IMF Bailout Looms For Pakistan as Debt Surge Raises Alarm
(Bloomberg) -- For many in Pakistan it’s a question of when -- rather than if -- the nation will go to the International Monetary Fund for financial support to pay its soaring foreign debt as reserves dwindle.
External debt and liabilities has increased 76 percent to 10.6 trillion rupees ($92 billion) since June 2013, taking the ratio up to 31 percent of gross domestic product, the highest in almost six years. Pakistan’s debt will continue to grow as it has the highest financing need as a percentage of GDP in emerging markets over the next two years, according to IMF projections.
It’s not an unusual situation for Pakistan, which has gone through decades of debt blowouts and balance-of-payment imbalances. South Asia’s second-largest economy has received 12 IMF bailouts since the late 1980s and completed its last loan program just two years ago.
The nation is once again facing a crunch after foreign-exchange reserves dropped to the lowest in more than three years, forcing authorities to devalue the currency twice in recent months and hike interest rates. To help repay debts and keep the economy going, another IMF loan is possibly the next step.
“It’s a familiar situation,” said Yousuf Nazar, a former Citigroup Inc. banker and author of The Gathering Storm: Pakistan. “We have rising debt servicing and faltering growth -- the short-term solution is the IMF, it’s probably a matter of months.”
Pakistan’s economic picture was generally rosy up until the past year. The current government, which will hand over to a caretaker administration on Friday ahead of July 25 elections, has managed to boost economic growth to its highest level in a decade. That was aided in part by low oil prices, the completion of a $6.6 billion IMF program in September 2016 and the Chinese financing of about $60 billion in infrastructure across the country as part of Beijing’s flagship Belt and Road initiative.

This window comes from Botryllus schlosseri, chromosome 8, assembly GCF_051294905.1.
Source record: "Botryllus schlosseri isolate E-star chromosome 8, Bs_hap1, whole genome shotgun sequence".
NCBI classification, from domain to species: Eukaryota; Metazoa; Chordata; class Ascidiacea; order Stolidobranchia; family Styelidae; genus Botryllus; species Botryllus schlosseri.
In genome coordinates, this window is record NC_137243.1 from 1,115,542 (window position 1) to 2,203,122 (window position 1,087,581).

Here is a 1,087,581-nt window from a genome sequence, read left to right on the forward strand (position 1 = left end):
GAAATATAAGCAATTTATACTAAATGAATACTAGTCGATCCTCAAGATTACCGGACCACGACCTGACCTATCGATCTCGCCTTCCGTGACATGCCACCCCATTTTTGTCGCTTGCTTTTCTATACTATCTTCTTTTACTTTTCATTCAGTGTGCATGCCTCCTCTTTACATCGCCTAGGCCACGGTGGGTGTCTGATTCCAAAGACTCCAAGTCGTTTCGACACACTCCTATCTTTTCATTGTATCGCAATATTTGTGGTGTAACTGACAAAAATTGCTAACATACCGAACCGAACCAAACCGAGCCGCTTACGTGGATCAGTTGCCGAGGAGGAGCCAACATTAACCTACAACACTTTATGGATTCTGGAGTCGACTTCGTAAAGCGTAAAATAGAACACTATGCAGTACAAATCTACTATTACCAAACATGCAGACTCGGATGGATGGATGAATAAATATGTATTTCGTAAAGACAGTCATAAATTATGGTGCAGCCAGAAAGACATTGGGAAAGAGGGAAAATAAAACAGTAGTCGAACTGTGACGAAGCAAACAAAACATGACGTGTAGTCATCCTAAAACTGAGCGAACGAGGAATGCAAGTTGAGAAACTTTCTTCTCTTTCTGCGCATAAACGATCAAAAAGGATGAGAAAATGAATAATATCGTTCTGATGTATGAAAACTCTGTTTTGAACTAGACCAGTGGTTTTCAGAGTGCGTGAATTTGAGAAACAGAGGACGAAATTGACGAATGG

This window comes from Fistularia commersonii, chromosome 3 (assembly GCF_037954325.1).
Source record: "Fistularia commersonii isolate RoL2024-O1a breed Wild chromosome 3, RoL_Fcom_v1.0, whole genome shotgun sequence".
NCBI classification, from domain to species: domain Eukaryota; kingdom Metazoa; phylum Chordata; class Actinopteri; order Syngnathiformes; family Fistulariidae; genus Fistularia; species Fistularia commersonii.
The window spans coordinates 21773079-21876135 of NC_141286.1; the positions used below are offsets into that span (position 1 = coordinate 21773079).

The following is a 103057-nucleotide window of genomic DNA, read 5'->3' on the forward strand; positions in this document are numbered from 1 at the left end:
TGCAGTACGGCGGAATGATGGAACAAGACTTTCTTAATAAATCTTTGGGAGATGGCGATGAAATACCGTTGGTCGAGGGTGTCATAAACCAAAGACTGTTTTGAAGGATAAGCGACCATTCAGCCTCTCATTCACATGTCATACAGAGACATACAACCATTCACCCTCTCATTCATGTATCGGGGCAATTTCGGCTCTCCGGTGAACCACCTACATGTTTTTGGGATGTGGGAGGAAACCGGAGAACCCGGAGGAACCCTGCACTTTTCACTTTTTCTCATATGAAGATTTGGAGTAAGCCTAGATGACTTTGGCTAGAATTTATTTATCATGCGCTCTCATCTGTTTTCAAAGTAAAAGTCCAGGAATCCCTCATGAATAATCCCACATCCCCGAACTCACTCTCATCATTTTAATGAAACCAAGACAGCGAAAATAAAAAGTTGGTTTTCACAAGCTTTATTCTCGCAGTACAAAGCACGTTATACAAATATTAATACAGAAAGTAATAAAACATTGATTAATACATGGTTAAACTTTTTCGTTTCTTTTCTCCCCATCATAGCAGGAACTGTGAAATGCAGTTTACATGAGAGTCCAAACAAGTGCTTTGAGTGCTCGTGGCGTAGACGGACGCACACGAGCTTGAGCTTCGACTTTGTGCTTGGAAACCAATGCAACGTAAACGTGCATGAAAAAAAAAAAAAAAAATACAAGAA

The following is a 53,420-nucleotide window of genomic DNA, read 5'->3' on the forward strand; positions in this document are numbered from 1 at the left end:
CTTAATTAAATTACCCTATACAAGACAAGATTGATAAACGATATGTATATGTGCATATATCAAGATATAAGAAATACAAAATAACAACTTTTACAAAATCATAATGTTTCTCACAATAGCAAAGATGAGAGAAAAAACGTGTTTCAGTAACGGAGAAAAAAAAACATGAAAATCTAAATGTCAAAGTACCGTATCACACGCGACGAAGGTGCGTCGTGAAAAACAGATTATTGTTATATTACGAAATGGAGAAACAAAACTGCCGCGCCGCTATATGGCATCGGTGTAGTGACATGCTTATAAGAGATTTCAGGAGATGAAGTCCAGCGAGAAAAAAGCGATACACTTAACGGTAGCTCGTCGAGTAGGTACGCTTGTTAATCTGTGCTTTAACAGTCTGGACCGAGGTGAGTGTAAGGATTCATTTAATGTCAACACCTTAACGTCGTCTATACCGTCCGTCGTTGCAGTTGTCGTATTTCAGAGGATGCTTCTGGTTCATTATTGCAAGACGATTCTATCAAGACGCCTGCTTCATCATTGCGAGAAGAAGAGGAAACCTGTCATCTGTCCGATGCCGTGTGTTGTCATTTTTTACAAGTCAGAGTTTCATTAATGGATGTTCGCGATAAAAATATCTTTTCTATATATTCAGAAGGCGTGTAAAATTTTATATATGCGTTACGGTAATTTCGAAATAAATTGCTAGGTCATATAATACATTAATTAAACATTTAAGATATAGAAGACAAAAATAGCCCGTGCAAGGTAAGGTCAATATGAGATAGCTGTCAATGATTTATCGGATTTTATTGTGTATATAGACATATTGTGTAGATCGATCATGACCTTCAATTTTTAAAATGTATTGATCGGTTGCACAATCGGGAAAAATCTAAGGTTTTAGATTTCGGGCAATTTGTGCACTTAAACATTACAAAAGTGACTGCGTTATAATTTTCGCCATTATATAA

The growth boom has come with rising imports of Chinese machinery and other goods, widening Pakistan’s current-account deficit by 50 percent this year. Added to that is Islamabad’s mounting debt to Beijing and questions over how it will eventually repay billions of dollars over the medium to long term.
Surging oil prices are making matters worse. The central bank recently warned that “the balance of payments has further deteriorated” because of rising crude and investor inflows remaining limited.
Yet the ruling Pakistan Muslim League-Nawaz party, which will face a heated election battle against its main opposition rival and former cricket star Imran Khan, has continually denied that it will need to go to the IMF for help. Finance ministry officials didn’t respond to calls seeking comment.
The government is instead borrowing more. It plans to raise 1.1 trillion rupees of foreign debt in the fiscal year starting from July 1 compared with a budgeted 810.7 billion rupees. Major lending sources will be commercial banks, global bonds and China, according to finance ministry data.
Pakistan has already borrowed at least $1.2 billion from China and Middle Eastern banks since April to help bridge a $3 billion gap this financial year, junior Finance Minister Rana Muhammad Afzal Khan, said in an April interview.
“If you don’t take loans your growth will be the lowest, debt brings growth world over,” Prime Minister Shahid Khaqan Abbasi said in Islamabad this week.
In the next five months about $3 billion will need to be paid to creditors including the IMF, World Bank, Paris Club and China and the nation may try to reschedule some of those, said Vaqar Ahmed, the deputy executive director of the Sustainable Development Policy Institute in Islamabad.
As such, Pakistan is close to bankruptcy and will need a bailout that may come from the IMF, said Asad Umar, the former chief executive officer of Engro Corp. -- one of the nation’s largest conglomerates -- who is now a senior politician in Khan’s party and pegged as the likely finance minister if they win the election.
“The pressure has started to come in the numbers now,” said Umair Naseer, an analyst at Topline Securities Pvt. in Karachi. “Avoiding an IMF loan program is very difficult.”
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